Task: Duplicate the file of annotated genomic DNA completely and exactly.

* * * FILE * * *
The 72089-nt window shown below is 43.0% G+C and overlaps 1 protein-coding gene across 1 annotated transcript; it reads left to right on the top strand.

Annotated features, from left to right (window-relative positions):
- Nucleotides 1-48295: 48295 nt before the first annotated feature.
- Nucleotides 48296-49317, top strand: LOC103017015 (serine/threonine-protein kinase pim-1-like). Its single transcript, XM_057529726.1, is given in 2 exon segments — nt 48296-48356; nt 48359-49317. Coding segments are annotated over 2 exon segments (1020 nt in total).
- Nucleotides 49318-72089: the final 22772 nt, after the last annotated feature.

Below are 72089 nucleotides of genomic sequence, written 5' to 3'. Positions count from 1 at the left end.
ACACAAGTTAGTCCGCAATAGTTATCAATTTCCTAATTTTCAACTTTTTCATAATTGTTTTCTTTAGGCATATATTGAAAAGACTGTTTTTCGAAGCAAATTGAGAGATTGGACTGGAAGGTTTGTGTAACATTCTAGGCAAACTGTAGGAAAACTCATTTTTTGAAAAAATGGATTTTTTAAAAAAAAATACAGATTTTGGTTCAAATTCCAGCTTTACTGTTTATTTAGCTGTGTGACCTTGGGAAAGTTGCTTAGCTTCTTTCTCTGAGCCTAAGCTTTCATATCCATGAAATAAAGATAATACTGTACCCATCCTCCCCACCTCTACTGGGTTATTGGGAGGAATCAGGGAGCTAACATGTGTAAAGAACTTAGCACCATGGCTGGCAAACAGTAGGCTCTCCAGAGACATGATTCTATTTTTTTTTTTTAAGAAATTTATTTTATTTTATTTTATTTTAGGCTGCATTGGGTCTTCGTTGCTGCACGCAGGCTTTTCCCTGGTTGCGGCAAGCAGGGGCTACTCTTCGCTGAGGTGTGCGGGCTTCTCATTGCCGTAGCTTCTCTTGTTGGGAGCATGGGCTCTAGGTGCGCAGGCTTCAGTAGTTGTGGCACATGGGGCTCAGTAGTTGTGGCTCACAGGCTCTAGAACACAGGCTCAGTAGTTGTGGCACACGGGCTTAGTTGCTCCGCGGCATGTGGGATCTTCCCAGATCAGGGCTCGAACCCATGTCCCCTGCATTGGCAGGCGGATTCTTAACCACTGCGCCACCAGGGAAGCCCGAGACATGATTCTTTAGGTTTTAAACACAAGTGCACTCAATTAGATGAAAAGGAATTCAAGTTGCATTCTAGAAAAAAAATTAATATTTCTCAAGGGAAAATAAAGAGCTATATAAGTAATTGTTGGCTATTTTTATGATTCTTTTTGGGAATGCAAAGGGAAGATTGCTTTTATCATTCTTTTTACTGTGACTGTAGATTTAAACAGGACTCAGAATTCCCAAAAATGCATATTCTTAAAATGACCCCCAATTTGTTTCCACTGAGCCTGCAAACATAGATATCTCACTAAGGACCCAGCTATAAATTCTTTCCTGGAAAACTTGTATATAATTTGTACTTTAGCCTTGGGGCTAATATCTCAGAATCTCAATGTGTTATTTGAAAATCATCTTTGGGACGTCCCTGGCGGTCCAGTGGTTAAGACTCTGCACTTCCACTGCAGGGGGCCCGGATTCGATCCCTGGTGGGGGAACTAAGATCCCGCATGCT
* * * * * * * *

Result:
The 72089-nt window shown below is 43.0% G+C and overlaps 1 protein-coding gene across 1 annotated transcript; it reads left to right on the top strand.

Annotated features, from left to right (window-relative positions):
- Nucleotides 1-48295: 48295 nt before the first annotated feature.
- Nucleotides 48296-49317, top strand: LOC103017015 (serine/threonine-protein kinase pim-1-like). Its single transcript, XM_057529726.1, is given in 2 exon segments — nt 48296-48356; nt 48359-49317. Coding segments are annotated over 2 exon segments (1020 nt in total).
- Nucleotides 49318-72089: the final 22772 nt, after the last annotated feature.

Below are 72089 nucleotides of genomic sequence, written 5' to 3'. Positions count from 1 at the left end.
ACACAAGTTAGTCCGCAATAGTTATCAATTTCCTAATTTTCAACTTTTTCATAATTGTTTTCTTTAGGCATATATTGAAAAGACTGTTTTTCGAAGCAAATTGAGAGATTGGACTGGAAGGTTTGTGTAACATTCTAGGCAAACTGTAGGAAAACTCATTTTTTGAAAAAATGGATTTTTTAAAAAAAAATACAGATTTTGGTTCAAATTCCAGCTTTACTGTTTATTTAGCTGTGTGACCTTGGGAAAGTTGCTTAGCTTCTTTCTCTGAGCCTAAGCTTTCATATCCATGAAATAAAGATAATACTGTACCCATCCTCCCCACCTCTACTGGGTTATTGGGAGGAATCAGGGAGCTAACATGTGTAAAGAACTTAGCACCATGGCTGGCAAACAGTAGGCTCTCCAGAGACATGATTCTATTTTTTTTTTTTAAGAAATTTATTTTATTTTATTTTATTTTAGGCTGCATTGGGTCTTCGTTGCTGCACGCAGGCTTTTCCCTGGTTGCGGCAAGCAGGGGCTACTCTTCGCTGAGGTGTGCGGGCTTCTCATTGCCGTAGCTTCTCTTGTTGGGAGCATGGGCTCTAGGTGCGCAGGCTTCAGTAGTTGTGGCACATGGGGCTCAGTAGTTGTGGCTCACAGGCTCTAGAACACAGGCTCAGTAGTTGTGGCACACGGGCTTAGTTGCTCCGCGGCATGTGGGATCTTCCCAGATCAGGGCTCGAACCCATGTCCCCTGCATTGGCAGGCGGATTCTTAACCACTGCGCCACCAGGGAAGCCCGAGACATGATTCTTTAGGTTTTAAACACAAGTGCACTCAATTAGATGAAAAGGAATTCAAGTTGCATTCTAGAAAAAAAATTAATATTTCTCAAGGGAAAATAAAGAGCTATATAAGTAATTGTTGGCTATTTTTATGATTCTTTTTGGGAATGCAAAGGGAAGATTGCTTTTATCATTCTTTTTACTGTGACTGTAGATTTAAACAGGACTCAGAATTCCCAAAAATGCATATTCTTAAAATGACCCCCAATTTGTTTCCACTGAGCCTGCAAACATAGATATCTCACTAAGGACCCAGCTATAAATTCTTTCCTGGAAAACTTGTATATAATTTGTACTTTAGCCTTGGGGCTAATATCTCAGAATCTCAATGTGTTATTTGAAAATCATCTTTGGGACGTCCCTGGCGGTCCAGTGGTTAAGACTCTGCACTTCCACTGCAGGGGGCCCGGATTCGATCCCTGGTGGGGGAACTAAGATCCCGCATGCT